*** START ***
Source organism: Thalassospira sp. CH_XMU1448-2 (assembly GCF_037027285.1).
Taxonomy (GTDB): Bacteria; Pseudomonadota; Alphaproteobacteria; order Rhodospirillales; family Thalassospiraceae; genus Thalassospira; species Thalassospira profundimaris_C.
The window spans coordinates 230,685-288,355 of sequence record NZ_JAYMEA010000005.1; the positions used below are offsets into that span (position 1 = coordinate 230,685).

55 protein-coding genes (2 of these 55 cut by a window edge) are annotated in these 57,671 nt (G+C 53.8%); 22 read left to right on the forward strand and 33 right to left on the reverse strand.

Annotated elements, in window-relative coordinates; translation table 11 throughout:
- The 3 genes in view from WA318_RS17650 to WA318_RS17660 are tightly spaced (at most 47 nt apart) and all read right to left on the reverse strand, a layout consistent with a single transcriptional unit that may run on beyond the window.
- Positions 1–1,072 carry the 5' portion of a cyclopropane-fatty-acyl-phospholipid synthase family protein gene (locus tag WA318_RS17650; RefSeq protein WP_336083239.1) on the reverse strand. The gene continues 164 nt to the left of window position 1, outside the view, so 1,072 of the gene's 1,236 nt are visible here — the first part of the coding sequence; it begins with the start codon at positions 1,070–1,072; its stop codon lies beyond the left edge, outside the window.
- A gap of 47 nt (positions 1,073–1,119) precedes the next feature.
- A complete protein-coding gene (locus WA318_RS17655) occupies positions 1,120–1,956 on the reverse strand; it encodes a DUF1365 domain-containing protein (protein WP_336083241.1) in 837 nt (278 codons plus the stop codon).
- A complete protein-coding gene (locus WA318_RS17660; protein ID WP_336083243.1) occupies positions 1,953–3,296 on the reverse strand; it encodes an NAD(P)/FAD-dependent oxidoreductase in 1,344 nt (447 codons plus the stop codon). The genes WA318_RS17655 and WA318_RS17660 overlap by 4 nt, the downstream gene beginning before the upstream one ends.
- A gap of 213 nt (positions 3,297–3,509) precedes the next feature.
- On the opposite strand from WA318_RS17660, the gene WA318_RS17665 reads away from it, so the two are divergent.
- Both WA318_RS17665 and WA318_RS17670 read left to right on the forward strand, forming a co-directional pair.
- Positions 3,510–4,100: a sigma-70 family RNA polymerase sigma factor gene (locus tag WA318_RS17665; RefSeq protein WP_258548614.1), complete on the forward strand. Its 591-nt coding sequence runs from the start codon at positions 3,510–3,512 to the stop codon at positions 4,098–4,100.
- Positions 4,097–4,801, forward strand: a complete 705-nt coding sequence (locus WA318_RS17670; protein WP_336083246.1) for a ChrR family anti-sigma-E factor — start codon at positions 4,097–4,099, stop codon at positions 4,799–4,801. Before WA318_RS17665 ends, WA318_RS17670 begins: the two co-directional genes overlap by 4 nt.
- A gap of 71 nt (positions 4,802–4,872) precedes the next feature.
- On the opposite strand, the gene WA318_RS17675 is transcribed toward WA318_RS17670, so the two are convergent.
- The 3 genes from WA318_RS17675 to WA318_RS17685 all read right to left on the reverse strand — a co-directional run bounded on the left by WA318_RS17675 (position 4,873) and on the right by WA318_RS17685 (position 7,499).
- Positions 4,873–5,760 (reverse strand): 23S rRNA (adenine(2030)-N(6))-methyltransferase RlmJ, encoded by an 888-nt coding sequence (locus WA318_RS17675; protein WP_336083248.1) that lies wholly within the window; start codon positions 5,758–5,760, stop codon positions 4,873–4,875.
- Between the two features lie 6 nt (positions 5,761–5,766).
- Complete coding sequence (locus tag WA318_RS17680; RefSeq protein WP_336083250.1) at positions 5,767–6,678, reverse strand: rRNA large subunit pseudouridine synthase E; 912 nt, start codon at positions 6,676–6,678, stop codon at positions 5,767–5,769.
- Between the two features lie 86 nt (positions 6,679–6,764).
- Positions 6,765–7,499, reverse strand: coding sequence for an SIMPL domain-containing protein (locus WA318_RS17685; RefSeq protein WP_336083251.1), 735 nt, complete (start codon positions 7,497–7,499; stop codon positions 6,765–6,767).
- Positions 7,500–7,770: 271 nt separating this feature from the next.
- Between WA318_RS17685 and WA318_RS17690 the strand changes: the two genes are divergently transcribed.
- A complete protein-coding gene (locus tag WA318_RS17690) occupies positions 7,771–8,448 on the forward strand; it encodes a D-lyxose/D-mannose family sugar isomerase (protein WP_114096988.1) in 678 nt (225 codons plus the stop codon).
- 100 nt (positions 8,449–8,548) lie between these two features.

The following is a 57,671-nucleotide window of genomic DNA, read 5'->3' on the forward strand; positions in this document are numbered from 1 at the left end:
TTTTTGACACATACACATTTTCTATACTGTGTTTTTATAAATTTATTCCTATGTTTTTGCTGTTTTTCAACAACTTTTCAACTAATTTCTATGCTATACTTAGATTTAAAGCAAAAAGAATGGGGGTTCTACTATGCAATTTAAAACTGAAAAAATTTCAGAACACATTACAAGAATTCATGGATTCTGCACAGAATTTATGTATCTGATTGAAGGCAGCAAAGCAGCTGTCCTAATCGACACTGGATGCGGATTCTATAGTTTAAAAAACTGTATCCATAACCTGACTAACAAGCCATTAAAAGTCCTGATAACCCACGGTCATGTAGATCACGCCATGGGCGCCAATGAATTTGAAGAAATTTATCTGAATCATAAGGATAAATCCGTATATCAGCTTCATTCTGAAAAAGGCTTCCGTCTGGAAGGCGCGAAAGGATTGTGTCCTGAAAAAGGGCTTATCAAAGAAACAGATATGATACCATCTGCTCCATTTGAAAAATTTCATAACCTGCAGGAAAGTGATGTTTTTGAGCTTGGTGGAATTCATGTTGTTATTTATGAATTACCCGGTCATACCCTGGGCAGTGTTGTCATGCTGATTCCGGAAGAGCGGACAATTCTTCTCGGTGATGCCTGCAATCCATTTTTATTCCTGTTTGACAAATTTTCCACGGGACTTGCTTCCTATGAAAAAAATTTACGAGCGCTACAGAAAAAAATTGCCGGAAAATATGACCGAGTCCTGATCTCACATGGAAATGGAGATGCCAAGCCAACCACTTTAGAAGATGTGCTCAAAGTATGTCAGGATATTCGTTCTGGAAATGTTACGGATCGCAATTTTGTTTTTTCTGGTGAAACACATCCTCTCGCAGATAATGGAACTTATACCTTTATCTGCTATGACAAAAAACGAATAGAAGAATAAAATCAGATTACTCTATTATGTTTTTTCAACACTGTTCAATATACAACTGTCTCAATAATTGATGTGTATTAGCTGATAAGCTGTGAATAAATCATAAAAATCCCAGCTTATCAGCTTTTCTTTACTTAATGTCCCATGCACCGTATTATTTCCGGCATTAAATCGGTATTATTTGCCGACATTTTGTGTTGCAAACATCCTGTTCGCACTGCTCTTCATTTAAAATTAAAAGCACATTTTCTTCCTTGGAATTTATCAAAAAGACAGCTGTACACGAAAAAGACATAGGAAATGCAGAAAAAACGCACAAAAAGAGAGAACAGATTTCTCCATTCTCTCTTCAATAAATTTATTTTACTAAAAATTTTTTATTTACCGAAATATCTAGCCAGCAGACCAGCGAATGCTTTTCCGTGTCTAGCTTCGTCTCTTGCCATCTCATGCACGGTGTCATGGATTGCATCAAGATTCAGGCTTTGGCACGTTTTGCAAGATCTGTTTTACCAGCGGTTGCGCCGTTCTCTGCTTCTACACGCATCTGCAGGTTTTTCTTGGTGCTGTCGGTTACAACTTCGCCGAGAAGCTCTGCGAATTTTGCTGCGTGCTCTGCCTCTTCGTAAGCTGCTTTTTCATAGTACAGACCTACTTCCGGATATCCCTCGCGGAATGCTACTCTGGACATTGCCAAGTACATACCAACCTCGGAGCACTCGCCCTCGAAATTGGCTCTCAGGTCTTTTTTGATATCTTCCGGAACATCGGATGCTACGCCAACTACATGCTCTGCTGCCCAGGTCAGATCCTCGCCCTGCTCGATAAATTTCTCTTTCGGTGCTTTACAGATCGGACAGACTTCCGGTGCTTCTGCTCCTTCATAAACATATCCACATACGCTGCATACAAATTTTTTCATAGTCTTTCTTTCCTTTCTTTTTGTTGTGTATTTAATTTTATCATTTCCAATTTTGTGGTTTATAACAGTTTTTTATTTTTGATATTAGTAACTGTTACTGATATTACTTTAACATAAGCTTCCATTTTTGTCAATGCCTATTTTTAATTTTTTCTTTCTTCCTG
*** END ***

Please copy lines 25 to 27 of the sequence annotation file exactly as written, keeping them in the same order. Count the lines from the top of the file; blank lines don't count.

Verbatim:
- Between WA318_RS17685 and WA318_RS17690 the strand changes: the two genes are divergently transcribed.
- A complete protein-coding gene (locus tag WA318_RS17690) occupies positions 7,771–8,448 on the forward strand; it encodes a D-lyxose/D-mannose family sugar isomerase (protein WP_114096988.1) in 678 nt (225 codons plus the stop codon).
- 100 nt (positions 8,449–8,548) lie between these two features.